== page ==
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Sir Adrian Boult was born on 8th April, 1889 in Chester and died on 22nd February 1983 in London and hence next year we mark 30 years since his passing. From an early age he was attending concerts, firstly in Liverpool, primarily with Hans Richter, and then in London, whilst a pupil at Westminster School, by Sir Henry Wood, Claude Debussy, Arthur Nikisch and Richard Strauss; he also met Elgar for whose music he was to do so much during his life. He started studying History at Christ Church, Oxford but changed to music graduating in 1912. Among musical friends at Oxford was Ralph Vaughan Williams with whose compositions he is much associated.
He spent a year studying in Leipzig where Arthur Nikisch had the greatest influence on him. He gained experience conducting for both the Royal Opera House, where he assisted in the first production there of Wagner’s Parsifal , and Serge Diaghilev’s ballet company. He was appointed conductor of the City of Birmingham Orchestra in 1924 and six years later the BBC made him director of music where he established the BBC Symphony Orchestra and became its chief conductor. During these years he introduced works by Bartók, Stravinsky and the Second Viennese School composers – Schönberg, Webern and Berg including his opera Wozzeck.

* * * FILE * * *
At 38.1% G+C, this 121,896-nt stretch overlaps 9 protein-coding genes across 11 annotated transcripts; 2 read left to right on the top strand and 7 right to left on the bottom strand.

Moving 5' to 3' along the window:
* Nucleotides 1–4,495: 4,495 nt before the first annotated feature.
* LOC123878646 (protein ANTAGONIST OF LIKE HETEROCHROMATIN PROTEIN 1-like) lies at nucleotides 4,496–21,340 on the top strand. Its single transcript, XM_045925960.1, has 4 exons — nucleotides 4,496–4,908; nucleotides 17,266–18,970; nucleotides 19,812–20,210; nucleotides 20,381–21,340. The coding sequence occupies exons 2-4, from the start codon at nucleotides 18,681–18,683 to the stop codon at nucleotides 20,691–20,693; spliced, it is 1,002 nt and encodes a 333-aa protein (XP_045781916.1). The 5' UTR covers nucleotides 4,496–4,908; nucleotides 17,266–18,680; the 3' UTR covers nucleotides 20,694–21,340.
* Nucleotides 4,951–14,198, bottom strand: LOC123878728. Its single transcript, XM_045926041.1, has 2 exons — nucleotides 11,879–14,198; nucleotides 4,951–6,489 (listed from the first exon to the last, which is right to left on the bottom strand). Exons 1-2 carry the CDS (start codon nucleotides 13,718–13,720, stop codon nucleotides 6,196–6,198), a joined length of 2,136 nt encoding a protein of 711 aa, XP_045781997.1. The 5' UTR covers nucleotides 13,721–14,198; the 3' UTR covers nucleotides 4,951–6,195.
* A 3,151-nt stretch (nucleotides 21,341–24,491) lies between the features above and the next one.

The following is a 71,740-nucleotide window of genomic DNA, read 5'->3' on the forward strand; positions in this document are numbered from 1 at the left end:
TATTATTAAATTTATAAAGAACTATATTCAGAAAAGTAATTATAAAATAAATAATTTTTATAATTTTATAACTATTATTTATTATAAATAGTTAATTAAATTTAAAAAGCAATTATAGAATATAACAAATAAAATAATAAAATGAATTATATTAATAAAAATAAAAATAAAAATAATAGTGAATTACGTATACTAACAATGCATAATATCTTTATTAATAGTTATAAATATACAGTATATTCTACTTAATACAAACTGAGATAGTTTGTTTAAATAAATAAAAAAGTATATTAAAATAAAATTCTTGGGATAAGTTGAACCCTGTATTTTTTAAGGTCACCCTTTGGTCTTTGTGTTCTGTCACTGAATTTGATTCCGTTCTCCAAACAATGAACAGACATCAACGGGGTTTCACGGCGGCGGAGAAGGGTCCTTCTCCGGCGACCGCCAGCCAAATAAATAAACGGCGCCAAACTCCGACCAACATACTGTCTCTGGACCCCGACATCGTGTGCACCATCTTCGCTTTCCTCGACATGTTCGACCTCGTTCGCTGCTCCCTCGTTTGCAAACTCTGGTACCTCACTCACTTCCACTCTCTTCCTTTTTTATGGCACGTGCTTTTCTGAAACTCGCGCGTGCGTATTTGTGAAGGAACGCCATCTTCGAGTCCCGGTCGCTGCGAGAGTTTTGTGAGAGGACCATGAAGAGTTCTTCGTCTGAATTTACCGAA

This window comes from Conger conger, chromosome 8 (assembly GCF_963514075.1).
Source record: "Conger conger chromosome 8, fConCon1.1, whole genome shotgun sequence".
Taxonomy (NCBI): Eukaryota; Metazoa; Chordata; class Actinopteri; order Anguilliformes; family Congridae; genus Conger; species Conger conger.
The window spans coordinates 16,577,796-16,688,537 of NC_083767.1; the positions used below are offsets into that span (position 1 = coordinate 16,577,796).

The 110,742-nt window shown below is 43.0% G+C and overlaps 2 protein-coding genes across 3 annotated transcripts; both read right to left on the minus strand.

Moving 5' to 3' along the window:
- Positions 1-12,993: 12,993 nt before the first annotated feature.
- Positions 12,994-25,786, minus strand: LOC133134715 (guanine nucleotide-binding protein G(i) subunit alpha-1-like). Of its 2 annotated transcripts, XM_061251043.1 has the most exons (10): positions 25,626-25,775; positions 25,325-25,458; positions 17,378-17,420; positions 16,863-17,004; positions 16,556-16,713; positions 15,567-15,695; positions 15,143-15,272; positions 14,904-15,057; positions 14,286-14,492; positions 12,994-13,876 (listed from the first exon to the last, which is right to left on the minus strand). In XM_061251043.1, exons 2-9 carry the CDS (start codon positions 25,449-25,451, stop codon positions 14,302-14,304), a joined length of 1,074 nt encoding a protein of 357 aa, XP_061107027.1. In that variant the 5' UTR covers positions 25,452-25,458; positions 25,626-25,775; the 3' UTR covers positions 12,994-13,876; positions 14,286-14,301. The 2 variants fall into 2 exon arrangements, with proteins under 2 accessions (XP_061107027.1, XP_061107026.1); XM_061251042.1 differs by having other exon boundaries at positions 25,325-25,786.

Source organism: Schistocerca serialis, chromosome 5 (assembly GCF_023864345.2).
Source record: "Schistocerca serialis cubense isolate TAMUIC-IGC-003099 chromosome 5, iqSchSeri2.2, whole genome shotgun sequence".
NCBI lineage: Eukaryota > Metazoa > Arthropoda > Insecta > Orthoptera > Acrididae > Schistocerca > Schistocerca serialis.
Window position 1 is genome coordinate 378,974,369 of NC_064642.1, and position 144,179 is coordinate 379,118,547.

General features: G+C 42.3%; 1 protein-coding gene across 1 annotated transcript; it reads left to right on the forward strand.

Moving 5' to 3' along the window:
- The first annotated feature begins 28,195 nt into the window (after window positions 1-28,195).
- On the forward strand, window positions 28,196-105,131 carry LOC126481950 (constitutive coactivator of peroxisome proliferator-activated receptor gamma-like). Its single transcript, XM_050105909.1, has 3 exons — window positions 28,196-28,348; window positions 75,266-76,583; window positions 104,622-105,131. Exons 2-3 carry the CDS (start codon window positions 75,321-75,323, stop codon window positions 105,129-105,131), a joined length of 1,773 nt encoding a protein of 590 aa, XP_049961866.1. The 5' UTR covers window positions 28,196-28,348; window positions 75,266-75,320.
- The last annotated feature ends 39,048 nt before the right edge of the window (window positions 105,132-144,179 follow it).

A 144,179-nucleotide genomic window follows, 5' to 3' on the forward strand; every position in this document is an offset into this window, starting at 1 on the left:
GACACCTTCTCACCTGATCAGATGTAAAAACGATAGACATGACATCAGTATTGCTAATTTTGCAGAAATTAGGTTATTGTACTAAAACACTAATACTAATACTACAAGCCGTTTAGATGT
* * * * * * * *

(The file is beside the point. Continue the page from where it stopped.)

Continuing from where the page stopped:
Forced to leave the BBC when he reached their retirement age, he became chief conductor of the LPO retiring in 1957. Although he worked with the other London Orchestras he was generally associated with them and this set of recordings bears this out. He became a champion of British music, giving numerous performances of Bliss, Britten, Delius, Tippett, Walton and Holst, whose Planets he had premiered, and the aforementioned Elgar and Vaughan Williams that he was primarily associated. His repertoire was wide from Baroque through to modern but it was the main period of Mozart to Brahms where he was pre-eminent. He continued conducting concerts and recordings until 1978.
7th October 2012
“a fine collection of his late, ripe performances of mainstream classics, mostly with the LPO in the 1970s. A fascinating picture emerges of performance styles in transition: from Bach's Brandenburgs with jolly recorders to Wagner extracts full of fire and energy...but the pearl is Boult's unbeatably powerful and perfectly paced Schubert Ninth, thrilling and full-bodied.”
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